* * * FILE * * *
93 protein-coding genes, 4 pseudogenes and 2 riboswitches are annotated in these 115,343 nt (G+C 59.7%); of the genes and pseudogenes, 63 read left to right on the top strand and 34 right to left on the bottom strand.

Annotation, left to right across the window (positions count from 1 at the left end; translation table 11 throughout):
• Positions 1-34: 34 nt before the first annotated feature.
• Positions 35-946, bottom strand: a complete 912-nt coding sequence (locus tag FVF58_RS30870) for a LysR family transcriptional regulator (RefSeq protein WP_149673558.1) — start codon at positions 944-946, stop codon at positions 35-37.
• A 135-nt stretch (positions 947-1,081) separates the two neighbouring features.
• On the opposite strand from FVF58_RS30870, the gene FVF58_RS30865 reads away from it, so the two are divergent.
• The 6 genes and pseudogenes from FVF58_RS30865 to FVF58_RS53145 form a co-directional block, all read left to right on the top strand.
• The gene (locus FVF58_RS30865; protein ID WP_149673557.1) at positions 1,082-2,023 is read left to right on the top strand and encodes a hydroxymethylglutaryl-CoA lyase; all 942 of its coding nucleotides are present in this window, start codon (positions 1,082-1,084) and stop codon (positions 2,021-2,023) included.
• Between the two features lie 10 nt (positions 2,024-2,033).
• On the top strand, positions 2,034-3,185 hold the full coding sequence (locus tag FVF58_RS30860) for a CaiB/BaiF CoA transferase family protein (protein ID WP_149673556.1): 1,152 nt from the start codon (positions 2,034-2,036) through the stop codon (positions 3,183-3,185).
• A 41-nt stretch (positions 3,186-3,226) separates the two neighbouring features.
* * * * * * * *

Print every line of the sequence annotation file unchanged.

93 protein-coding genes, 4 pseudogenes and 2 riboswitches are annotated in these 115,343 nt (G+C 59.7%); of the genes and pseudogenes, 63 read left to right on the top strand and 34 right to left on the bottom strand.

Annotation, left to right across the window (positions count from 1 at the left end; translation table 11 throughout):
• Positions 1-34: 34 nt before the first annotated feature.
• Positions 35-946, bottom strand: a complete 912-nt coding sequence (locus tag FVF58_RS30870) for a LysR family transcriptional regulator (RefSeq protein WP_149673558.1) — start codon at positions 944-946, stop codon at positions 35-37.
• A 135-nt stretch (positions 947-1,081) separates the two neighbouring features.
• On the opposite strand from FVF58_RS30870, the gene FVF58_RS30865 reads away from it, so the two are divergent.
• The 6 genes and pseudogenes from FVF58_RS30865 to FVF58_RS53145 form a co-directional block, all read left to right on the top strand.
• The gene (locus FVF58_RS30865; protein ID WP_149673557.1) at positions 1,082-2,023 is read left to right on the top strand and encodes a hydroxymethylglutaryl-CoA lyase; all 942 of its coding nucleotides are present in this window, start codon (positions 1,082-1,084) and stop codon (positions 2,021-2,023) included.
• Between the two features lie 10 nt (positions 2,024-2,033).
• On the top strand, positions 2,034-3,185 hold the full coding sequence (locus tag FVF58_RS30860) for a CaiB/BaiF CoA transferase family protein (protein ID WP_149673556.1): 1,152 nt from the start codon (positions 2,034-2,036) through the stop codon (positions 3,183-3,185).
• A 41-nt stretch (positions 3,186-3,226) separates the two neighbouring features.